To See or Not to See: Anastasia
Fans of the animated film Anastasia have something to rejoice: a Broadway-bound musical adaptation of the film just opened at the Hartford Stage in Connecticut. Helmed by the film’s original songwriters Stephen Flaherty and Lynn Ahrens, original screenwriter Terrence McNally, and Tony-winning director Darko Tresnjak (whose A Gentleman’s Guide to Love and Murder was the essential Broadway ticket of 2013-2014), Anastasia the musical seeks to expand upon the story in new and interesting ways.
Don Bluth’s Anastasia follows two Russian con men– Dmitry and Vlad– in their quest to prove that an amnesiac young woman is actually a long-lost Romanov princess. The film is a charming adaptation of a stage play and film of the same name concerning the fate of the Grand Duchess Anastasia Nikolaevna, fourth daughter of the last Tsar of Russia and rumored survivor of her family’s execution by the Bolsheviks in 1918. Yes, I just used “charming” to describe a film about one of the most tragic and notorious crimes of the twentieth century. That’s because the animated film is more fairy tale than history– it sanitizes history by completely sidestepping the bloody fate of the Romanovs, creating a perfect romance between two sparring characters, and enlivening the story with gorgeous music. This combination made Anastasia one of the best loved animated films in the last thirty years– take that, Disney.
Is the new stage musical a worthy adaptation of the beloved film?
Frankly, there is a lot of potential here, though aspects of the story have been substantially reworked. This new musical is not simply a live version of the film. Old characters have been dropped (R.I.P. Bartok and Pooka), new characters have been added, and surviving characters have been reimagined. This new production is also more mindful of the bloody history from which its story emerges, and a number of historical Easter eggs litter the production. In short, this is an adult version of Anastasia, and it’s as if the story itself grew up with the young audiences that made the film a hit in 1997.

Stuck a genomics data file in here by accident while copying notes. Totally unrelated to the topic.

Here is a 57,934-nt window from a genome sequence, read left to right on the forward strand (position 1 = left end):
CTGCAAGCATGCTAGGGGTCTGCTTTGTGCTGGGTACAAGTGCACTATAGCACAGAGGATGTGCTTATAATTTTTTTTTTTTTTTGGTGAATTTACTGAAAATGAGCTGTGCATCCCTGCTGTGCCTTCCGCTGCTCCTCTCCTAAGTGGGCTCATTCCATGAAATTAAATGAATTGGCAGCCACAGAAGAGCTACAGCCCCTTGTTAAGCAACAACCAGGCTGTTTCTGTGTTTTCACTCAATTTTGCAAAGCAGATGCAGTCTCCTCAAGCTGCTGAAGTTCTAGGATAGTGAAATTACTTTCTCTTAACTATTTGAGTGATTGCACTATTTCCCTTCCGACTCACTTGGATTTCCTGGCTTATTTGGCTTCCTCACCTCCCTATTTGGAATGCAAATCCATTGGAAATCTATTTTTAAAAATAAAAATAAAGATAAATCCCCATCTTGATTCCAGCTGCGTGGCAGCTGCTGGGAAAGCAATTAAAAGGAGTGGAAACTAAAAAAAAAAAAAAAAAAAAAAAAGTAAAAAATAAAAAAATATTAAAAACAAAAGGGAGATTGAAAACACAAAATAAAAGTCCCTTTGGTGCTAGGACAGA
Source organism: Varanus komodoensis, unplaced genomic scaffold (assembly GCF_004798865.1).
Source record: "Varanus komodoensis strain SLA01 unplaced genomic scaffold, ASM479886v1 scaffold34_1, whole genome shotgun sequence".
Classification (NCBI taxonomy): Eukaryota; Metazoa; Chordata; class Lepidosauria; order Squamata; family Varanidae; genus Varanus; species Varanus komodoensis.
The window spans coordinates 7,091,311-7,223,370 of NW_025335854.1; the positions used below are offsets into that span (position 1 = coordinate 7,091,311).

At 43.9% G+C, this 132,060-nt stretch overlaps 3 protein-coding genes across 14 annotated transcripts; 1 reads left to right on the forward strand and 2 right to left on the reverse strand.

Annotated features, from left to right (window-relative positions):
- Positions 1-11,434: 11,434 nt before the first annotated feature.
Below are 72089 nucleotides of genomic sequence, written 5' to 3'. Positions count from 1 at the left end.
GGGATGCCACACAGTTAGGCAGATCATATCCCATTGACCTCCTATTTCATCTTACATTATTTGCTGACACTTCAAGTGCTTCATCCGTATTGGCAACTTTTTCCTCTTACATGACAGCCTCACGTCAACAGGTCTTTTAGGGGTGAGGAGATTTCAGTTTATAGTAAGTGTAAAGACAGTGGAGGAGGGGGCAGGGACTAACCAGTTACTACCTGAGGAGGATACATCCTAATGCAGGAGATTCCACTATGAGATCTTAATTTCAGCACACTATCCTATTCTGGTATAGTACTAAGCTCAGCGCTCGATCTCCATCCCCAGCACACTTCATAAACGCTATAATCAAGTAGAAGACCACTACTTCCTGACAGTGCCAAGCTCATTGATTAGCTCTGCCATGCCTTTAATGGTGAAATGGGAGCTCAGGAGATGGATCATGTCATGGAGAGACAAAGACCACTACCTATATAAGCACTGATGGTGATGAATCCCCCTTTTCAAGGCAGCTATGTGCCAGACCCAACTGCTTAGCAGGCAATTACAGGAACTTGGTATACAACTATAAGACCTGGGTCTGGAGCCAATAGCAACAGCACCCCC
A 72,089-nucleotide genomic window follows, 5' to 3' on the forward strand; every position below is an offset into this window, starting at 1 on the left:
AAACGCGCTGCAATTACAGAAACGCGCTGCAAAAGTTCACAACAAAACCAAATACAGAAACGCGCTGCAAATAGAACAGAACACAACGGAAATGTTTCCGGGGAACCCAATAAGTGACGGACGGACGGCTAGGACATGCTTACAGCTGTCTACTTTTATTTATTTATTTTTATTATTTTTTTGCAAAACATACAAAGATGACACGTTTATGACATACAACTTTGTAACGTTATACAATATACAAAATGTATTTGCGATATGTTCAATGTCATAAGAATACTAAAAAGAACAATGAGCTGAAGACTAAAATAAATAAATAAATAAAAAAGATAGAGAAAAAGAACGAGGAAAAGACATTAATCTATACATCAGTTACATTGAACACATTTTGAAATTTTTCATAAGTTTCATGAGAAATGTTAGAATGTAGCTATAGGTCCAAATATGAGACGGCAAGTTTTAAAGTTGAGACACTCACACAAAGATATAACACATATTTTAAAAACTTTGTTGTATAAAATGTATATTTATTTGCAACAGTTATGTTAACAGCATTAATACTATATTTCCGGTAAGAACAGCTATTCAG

One of the most interesting choices the creative team made was to tweak the character of Anya. She is now a mix of Anya from the animated film and Anna from the stage play and its 1956 adaptation. To that end, the new Anya has clearly been traumatized, and you get the sense that her amnesia stems, not from hitting her head on a train platform as in the animated feature, but from the genuine shock of having witnessed the execution of her family. This is a young woman who suffers from PTSD, who shakes when she hears gun shots, and who had to fight for her survival. All of these details make her character more complex and, well, human. Christy Altomare‘s Anya is spirited, intelligent, and emotionally troubled, and her lovely soprano gives life to these much-loved songs.
The creative team is less successful with Dmitry. Though Derek Klena plays him with ease, the character is underdeveloped. Instead of being a former servant in the royal palace, stage Dmitry’s childhood past intersected with Anya’s in different– and frankly less interesting– ways. Furthermore, the revelation that his father was an anarchist who was imprisoned and probably executed had nothing to do with the person Dmitry grew up to become. We have no indication of how that backstory might have shaped his attitudes and beliefs.